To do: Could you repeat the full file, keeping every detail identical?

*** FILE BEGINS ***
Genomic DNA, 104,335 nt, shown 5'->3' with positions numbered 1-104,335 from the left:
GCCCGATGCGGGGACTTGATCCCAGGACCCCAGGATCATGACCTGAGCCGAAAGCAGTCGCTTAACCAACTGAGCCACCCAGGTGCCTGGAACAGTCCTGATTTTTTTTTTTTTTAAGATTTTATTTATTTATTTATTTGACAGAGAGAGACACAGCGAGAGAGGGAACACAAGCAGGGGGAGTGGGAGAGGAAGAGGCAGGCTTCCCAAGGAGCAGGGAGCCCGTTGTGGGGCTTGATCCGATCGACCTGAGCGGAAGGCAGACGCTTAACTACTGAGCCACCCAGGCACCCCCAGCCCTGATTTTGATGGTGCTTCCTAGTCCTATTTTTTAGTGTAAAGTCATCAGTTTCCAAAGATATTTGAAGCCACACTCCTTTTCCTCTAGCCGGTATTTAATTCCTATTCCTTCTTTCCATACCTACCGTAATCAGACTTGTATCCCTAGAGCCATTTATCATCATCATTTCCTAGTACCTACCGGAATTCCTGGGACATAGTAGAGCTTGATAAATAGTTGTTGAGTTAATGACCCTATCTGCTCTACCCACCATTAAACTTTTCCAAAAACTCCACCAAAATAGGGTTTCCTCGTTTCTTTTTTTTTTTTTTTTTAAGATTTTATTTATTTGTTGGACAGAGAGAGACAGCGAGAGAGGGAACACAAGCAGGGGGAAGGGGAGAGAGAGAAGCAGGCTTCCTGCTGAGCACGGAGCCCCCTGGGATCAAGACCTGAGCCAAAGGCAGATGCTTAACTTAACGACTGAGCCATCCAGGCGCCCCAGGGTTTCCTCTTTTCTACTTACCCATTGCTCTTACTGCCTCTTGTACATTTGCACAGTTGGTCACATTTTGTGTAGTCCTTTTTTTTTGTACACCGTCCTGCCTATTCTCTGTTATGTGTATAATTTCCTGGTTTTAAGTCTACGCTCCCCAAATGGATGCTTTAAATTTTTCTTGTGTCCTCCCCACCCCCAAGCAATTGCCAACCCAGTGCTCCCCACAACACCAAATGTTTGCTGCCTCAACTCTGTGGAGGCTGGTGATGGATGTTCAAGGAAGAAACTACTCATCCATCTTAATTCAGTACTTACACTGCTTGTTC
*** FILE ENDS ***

Genomic DNA, 104,335 nt, shown 5'->3' with positions numbered 1-104,335 from the left:
GCCCGATGCGGGGACTTGATCCCAGGACCCCAGGATCATGACCTGAGCCGAAAGCAGTCGCTTAACCAACTGAGCCACCCAGGTGCCTGGAACAGTCCTGATTTTTTTTTTTTTTAAGATTTTATTTATTTATTTATTTGACAGAGAGAGACACAGCGAGAGAGGGAACACAAGCAGGGGGAGTGGGAGAGGAAGAGGCAGGCTTCCCAAGGAGCAGGGAGCCCGTTGTGGGGCTTGATCCGATCGACCTGAGCGGAAGGCAGACGCTTAACTACTGAGCCACCCAGGCACCCCCAGCCCTGATTTTGATGGTGCTTCCTAGTCCTATTTTTTAGTGTAAAGTCATCAGTTTCCAAAGATATTTGAAGCCACACTCCTTTTCCTCTAGCCGGTATTTAATTCCTATTCCTTCTTTCCATACCTACCGTAATCAGACTTGTATCCCTAGAGCCATTTATCATCATCATTTCCTAGTACCTACCGGAATTCCTGGGACATAGTAGAGCTTGATAAATAGTTGTTGAGTTAATGACCCTATCTGCTCTACCCACCATTAAACTTTTCCAAAAACTCCACCAAAATAGGGTTTCCTCGTTTCTTTTTTTTTTTTTTTTTAAGATTTTATTTATTTGTTGGACAGAGAGAGACAGCGAGAGAGGGAACACAAGCAGGGGGAAGGGGAGAGAGAGAAGCAGGCTTCCTGCTGAGCACGGAGCCCCCTGGGATCAAGACCTGAGCCAAAGGCAGATGCTTAACTTAACGACTGAGCCATCCAGGCGCCCCAGGGTTTCCTCTTTTCTACTTACCCATTGCTCTTACTGCCTCTTGTACATTTGCACAGTTGGTCACATTTTGTGTAGTCCTTTTTTTTTGTACACCGTCCTGCCTATTCTCTGTTATGTGTATAATTTCCTGGTTTTAAGTCTACGCTCCCCAAATGGATGCTTTAAATTTTTCTTGTGTCCTCCCCACCCCCAAGCAATTGCCAACCCAGTGCTCCCCACAACACCAAATGTTTGCTGCCTCAACTCTGTGGAGGCTGGTGATGGATGTTCAAGGAAGAAACTACTCATCCATCTTAATTCAGTACTTACACTGCTTGTTC